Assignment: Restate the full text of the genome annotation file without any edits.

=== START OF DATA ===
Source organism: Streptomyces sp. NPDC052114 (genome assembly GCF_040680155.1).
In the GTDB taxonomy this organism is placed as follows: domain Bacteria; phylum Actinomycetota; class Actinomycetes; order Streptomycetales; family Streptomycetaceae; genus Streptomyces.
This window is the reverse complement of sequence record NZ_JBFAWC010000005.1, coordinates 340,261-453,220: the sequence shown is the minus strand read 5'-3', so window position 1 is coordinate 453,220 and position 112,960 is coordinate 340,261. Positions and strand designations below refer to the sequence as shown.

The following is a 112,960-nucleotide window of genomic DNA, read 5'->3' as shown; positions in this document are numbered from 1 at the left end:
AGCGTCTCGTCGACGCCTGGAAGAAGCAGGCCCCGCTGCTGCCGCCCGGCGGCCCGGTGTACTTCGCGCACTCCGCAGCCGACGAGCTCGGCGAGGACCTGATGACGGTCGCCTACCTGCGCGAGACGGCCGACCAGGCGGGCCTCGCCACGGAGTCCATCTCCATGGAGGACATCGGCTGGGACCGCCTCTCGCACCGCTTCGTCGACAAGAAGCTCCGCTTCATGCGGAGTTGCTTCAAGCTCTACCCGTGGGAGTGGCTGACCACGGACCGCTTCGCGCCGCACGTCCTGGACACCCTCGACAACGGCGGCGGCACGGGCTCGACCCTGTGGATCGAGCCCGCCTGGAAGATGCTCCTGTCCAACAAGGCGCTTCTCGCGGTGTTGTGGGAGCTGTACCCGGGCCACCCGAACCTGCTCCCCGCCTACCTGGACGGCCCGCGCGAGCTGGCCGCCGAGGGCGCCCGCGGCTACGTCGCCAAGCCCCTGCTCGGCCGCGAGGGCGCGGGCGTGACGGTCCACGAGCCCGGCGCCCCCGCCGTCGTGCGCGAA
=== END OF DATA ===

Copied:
Source organism: Streptomyces sp. NPDC052114 (genome assembly GCF_040680155.1).
In the GTDB taxonomy this organism is placed as follows: domain Bacteria; phylum Actinomycetota; class Actinomycetes; order Streptomycetales; family Streptomycetaceae; genus Streptomyces.
This window is the reverse complement of sequence record NZ_JBFAWC010000005.1, coordinates 340,261-453,220: the sequence shown is the minus strand read 5'-3', so window position 1 is coordinate 453,220 and position 112,960 is coordinate 340,261. Positions and strand designations below refer to the sequence as shown.

The following is a 112,960-nucleotide window of genomic DNA, read 5'->3' as shown; positions in this document are numbered from 1 at the left end:
AGCGTCTCGTCGACGCCTGGAAGAAGCAGGCCCCGCTGCTGCCGCCCGGCGGCCCGGTGTACTTCGCGCACTCCGCAGCCGACGAGCTCGGCGAGGACCTGATGACGGTCGCCTACCTGCGCGAGACGGCCGACCAGGCGGGCCTCGCCACGGAGTCCATCTCCATGGAGGACATCGGCTGGGACCGCCTCTCGCACCGCTTCGTCGACAAGAAGCTCCGCTTCATGCGGAGTTGCTTCAAGCTCTACCCGTGGGAGTGGCTGACCACGGACCGCTTCGCGCCGCACGTCCTGGACACCCTCGACAACGGCGGCGGCACGGGCTCGACCCTGTGGATCGAGCCCGCCTGGAAGATGCTCCTGTCCAACAAGGCGCTTCTCGCGGTGTTGTGGGAGCTGTACCCGGGCCACCCGAACCTGCTCCCCGCCTACCTGGACGGCCCGCGCGAGCTGGCCGCCGAGGGCGCCCGCGGCTACGTCGCCAAGCCCCTGCTCGGCCGCGAGGGCGCGGGCGTGACGGTCCACGAGCCCGGCGCCCCCGCCGTCGTGCGCGAA